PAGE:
November 11, 1998
Now that the hyperbole of the political campaign is behind us, the
Republican Congress should buckle down to the business of doing its
constitutional duty to provide for the common defense. In the post-Cold War era, Republicans have been seeking a major issue to serve as a
unifier and motivator, and there is no better goal than the protection
of the lives and property of American citizens from attack by rogue
This issue can rally the troops of all factions of the
conservative movement: fiscal and social activists, free traders and
protectionists, interventionists and America Firsters, libertarians and
the religious right. It's also an issue that cleverly banishes to left
field the liberals who haven't shaken off their Cold War pacifism.
Fortunately, former Defense Secretary Donald Rumsfeld has provided
Congress with enough talking points to win the argument both in the
strategic arena and in the 20-second soundbite television debates. The
nine-member bipartisan Ballistic Missile Threat Commission he chaired
released a report that is credible, unanimous, and ominous.
The commission warns us that "hostile nations" such as North
Korea, Iran and Iraq, are making "concerted efforts . . . to acquire
ballistic missiles with biological or nuclear payloads" that will be
able "to inflict major destruction on the U.S. within about five years
of a decision to acquire such a capability." And further, we are
warned that "the U.S. might not be aware that such a decision has been
Can't we rely on the U.S. intelligence community to keep us posted
on imminent military threats? The Rumsfeld Commission warns us that
the threat from rogue countries is "evolving more rapidly" than U.S.
intelligence has told us, and that our ability to detect the threat is
"eroding" because "nations are increasingly able to conceal important
elements" of their missile programs.
We also continue to be threatened by the existing ballistic
missile arsenals of Russia and China, and the fact that both are
exporters of ballistic missile technologies to countries hostile to the
United States. Russia has accelerated Iran's missile program, and
China has carried out extensive transfers to Iran and Pakistan.
"Foreign assistance is not a wild card. It is a fact," according
to the Rumsfeld Commission. A nation that wants to develop ballistic
missiles and weapons of mass destruction can easily get assistance from
The Rumsfeld Commission notes that North Korea has a "well
developed" ballistic missile infrastructure, and it is unlikely that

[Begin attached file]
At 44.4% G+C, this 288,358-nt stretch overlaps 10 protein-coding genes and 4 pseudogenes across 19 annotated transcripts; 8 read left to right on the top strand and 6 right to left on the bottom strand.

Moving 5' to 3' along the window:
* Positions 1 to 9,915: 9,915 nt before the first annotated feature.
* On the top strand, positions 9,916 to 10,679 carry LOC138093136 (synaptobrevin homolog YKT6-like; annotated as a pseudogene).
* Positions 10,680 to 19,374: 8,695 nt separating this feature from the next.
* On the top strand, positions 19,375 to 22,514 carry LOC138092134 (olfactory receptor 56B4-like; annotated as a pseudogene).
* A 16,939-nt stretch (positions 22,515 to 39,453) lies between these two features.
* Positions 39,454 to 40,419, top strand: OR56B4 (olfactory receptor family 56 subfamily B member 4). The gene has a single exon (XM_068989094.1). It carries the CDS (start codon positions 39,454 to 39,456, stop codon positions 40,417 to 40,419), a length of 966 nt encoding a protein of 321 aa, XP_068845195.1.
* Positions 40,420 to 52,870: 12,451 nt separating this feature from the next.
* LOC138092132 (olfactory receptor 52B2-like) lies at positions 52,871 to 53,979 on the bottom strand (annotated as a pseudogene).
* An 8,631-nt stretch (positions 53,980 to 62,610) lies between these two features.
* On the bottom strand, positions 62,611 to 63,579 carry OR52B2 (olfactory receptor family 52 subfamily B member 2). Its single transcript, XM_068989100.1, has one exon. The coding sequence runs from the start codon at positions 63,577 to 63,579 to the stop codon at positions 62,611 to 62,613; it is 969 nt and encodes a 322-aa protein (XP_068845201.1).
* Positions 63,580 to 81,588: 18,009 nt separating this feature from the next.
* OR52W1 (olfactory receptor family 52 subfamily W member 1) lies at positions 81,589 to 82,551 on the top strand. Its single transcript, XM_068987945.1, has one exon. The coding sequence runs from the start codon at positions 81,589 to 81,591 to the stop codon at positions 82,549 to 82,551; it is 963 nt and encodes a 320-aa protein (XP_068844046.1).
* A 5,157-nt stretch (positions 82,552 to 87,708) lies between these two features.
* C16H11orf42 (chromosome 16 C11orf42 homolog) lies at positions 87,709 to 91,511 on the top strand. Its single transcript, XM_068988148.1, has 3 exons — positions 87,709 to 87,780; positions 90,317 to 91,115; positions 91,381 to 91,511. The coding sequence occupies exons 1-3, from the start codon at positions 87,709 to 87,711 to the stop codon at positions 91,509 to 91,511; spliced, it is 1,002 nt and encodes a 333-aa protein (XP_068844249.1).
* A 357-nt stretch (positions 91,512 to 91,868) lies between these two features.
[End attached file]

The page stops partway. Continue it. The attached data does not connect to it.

the U.S. would know of a decision to deploy its missiles. House
National Security Committee Chairman Floyd Spence (R-SC) concluded that
"the missile threat is not 15 years away, it is here and now."
The CIA reported this year that 13 of China's 18 long-range
nuclear missiles are now targeted at U.S. cities. Four of these
missiles were produced in the first four months of 1998.
China's new missile capability gives that regime a tremendous
opportunity for blackmail to achieve its goals, such as taking over
Taiwan. The Rumsfeld report noted that Gen. Xiong Guangkai is already
on record as threatening the United States by boasting that we would
not be willing to "trade Los Angeles for Taipei."
The Clinton Administration's response to the growing missile
threat is to try to resuscitate the moribund 1972 ABM Treaty, recite
the insulting mantra "Star Wars, Star Wars," and oppose all
appropriations to build any system to shoot down incoming missiles.
Clinton's position is so untenable as to be downright ridiculous.
Under international law, our 1972 Anti-Ballistic Missile (ABM)
Treaty with the Soviet Union expired when that country went out of
existence in 1991. This is admitted by legal scholars and even by the
author of the 1972 treaty, Henry Kissinger.
The Clinton Administration is trying to resurrect it by signing a
Memorandum of Understanding (MOU) with four of the 15 states born out
of the former Soviet Union: Belarus, Kazakhstan, Ukraine, and Russia.
This would allow those four to outvote the U.S. on interpretation and
The remaining 11 countries would be free to develop, test and
deploy ABM systems, along with all the other countries identified by
the Rumsfeld Commission, while the United States would be forbidden to
do so. The MOU is actually a new treaty, also known as the ABM
Expansion Treaty, which would require a two-thirds vote in the Senate.
This MOU/ABM Expansion Treaty would perpetuate the asinine policy
known as MAD (Mutual Assured Destruction), which means promising to
keep Americans undefended against incoming missiles. Since the
liberals have no sensible argument against this, they just go into
their "Star Wars, Star Wars" tantrum.
We live in a dangerous world, which has a lot of powerful men who
are evil or irrational (or both), unpredictable, and hate Americans.
Even with unlimited access to highly classified information, Rumsfeld
said, "There is a lot we don't know, can't know and won't know . . .
there will be surprises."
Congress has no greater duty than to act now to protect American
lives against this threat. Building an anti-missile defense will be
the litmus test for how we judge the 106th Congress.